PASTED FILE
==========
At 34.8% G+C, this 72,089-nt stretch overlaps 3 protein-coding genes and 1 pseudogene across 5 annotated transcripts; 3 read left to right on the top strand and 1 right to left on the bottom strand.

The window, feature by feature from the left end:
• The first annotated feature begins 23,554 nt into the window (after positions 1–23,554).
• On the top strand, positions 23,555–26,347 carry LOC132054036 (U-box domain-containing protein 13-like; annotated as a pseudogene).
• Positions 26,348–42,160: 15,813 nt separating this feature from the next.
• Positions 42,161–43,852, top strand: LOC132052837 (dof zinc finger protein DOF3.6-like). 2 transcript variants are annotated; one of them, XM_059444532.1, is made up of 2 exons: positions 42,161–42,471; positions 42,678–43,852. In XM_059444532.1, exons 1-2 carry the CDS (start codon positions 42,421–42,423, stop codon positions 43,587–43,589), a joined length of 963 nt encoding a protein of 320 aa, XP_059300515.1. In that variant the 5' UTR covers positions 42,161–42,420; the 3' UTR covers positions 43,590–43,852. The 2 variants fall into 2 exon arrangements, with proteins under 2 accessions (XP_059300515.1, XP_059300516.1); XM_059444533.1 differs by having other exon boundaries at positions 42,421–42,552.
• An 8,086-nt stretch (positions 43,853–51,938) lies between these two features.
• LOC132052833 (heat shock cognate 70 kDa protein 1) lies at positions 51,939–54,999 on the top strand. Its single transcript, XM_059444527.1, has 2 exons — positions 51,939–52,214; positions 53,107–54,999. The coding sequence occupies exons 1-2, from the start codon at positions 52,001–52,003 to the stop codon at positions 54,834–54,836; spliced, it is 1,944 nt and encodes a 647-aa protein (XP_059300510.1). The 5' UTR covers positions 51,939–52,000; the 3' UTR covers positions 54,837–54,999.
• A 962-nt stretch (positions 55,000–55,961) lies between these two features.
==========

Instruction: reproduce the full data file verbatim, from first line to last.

At 34.8% G+C, this 72,089-nt stretch overlaps 3 protein-coding genes and 1 pseudogene across 5 annotated transcripts; 3 read left to right on the top strand and 1 right to left on the bottom strand.

The window, feature by feature from the left end:
• The first annotated feature begins 23,554 nt into the window (after positions 1–23,554).
• On the top strand, positions 23,555–26,347 carry LOC132054036 (U-box domain-containing protein 13-like; annotated as a pseudogene).
• Positions 26,348–42,160: 15,813 nt separating this feature from the next.
• Positions 42,161–43,852, top strand: LOC132052837 (dof zinc finger protein DOF3.6-like). 2 transcript variants are annotated; one of them, XM_059444532.1, is made up of 2 exons: positions 42,161–42,471; positions 42,678–43,852. In XM_059444532.1, exons 1-2 carry the CDS (start codon positions 42,421–42,423, stop codon positions 43,587–43,589), a joined length of 963 nt encoding a protein of 320 aa, XP_059300515.1. In that variant the 5' UTR covers positions 42,161–42,420; the 3' UTR covers positions 43,590–43,852. The 2 variants fall into 2 exon arrangements, with proteins under 2 accessions (XP_059300515.1, XP_059300516.1); XM_059444533.1 differs by having other exon boundaries at positions 42,421–42,552.
• An 8,086-nt stretch (positions 43,853–51,938) lies between these two features.
• LOC132052833 (heat shock cognate 70 kDa protein 1) lies at positions 51,939–54,999 on the top strand. Its single transcript, XM_059444527.1, has 2 exons — positions 51,939–52,214; positions 53,107–54,999. The coding sequence occupies exons 1-2, from the start codon at positions 52,001–52,003 to the stop codon at positions 54,834–54,836; spliced, it is 1,944 nt and encodes a 647-aa protein (XP_059300510.1). The 5' UTR covers positions 51,939–52,000; the 3' UTR covers positions 54,837–54,999.
• A 962-nt stretch (positions 55,000–55,961) lies between these two features.